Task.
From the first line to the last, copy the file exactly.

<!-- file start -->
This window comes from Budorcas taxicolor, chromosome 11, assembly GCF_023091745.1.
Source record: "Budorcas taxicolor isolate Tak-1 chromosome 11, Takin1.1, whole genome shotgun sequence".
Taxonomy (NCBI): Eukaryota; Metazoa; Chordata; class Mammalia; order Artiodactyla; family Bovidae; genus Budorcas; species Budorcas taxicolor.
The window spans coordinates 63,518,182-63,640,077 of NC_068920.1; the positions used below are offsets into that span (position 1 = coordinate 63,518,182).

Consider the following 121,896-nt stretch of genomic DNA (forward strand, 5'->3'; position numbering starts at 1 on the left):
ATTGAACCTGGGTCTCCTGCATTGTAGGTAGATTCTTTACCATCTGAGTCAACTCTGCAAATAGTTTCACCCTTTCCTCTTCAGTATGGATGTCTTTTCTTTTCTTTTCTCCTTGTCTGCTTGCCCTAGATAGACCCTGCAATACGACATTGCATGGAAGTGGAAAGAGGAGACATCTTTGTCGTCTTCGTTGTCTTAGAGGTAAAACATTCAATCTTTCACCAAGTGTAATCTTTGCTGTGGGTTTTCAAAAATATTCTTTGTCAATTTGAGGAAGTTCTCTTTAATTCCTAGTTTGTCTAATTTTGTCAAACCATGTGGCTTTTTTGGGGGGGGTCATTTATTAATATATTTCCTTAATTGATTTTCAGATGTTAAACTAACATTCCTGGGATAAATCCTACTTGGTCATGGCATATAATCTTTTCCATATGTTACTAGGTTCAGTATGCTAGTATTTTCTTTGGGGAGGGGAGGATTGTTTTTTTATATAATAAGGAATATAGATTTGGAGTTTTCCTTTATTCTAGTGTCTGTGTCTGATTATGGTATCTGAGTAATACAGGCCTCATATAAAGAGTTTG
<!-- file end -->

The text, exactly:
This window comes from Budorcas taxicolor, chromosome 11, assembly GCF_023091745.1.
Source record: "Budorcas taxicolor isolate Tak-1 chromosome 11, Takin1.1, whole genome shotgun sequence".
Taxonomy (NCBI): Eukaryota; Metazoa; Chordata; class Mammalia; order Artiodactyla; family Bovidae; genus Budorcas; species Budorcas taxicolor.
The window spans coordinates 63,518,182-63,640,077 of NC_068920.1; the positions used below are offsets into that span (position 1 = coordinate 63,518,182).

Consider the following 121,896-nt stretch of genomic DNA (forward strand, 5'->3'; position numbering starts at 1 on the left):
ATTGAACCTGGGTCTCCTGCATTGTAGGTAGATTCTTTACCATCTGAGTCAACTCTGCAAATAGTTTCACCCTTTCCTCTTCAGTATGGATGTCTTTTCTTTTCTTTTCTCCTTGTCTGCTTGCCCTAGATAGACCCTGCAATACGACATTGCATGGAAGTGGAAAGAGGAGACATCTTTGTCGTCTTCGTTGTCTTAGAGGTAAAACATTCAATCTTTCACCAAGTGTAATCTTTGCTGTGGGTTTTCAAAAATATTCTTTGTCAATTTGAGGAAGTTCTCTTTAATTCCTAGTTTGTCTAATTTTGTCAAACCATGTGGCTTTTTTGGGGGGGGTCATTTATTAATATATTTCCTTAATTGATTTTCAGATGTTAAACTAACATTCCTGGGATAAATCCTACTTGGTCATGGCATATAATCTTTTCCATATGTTACTAGGTTCAGTATGCTAGTATTTTCTTTGGGGAGGGGAGGATTGTTTTTTTATATAATAAGGAATATAGATTTGGAGTTTTCCTTTATTCTAGTGTCTGTGTCTGATTATGGTATCTGAGTAATACAGGCCTCATATAAAGAGTTTG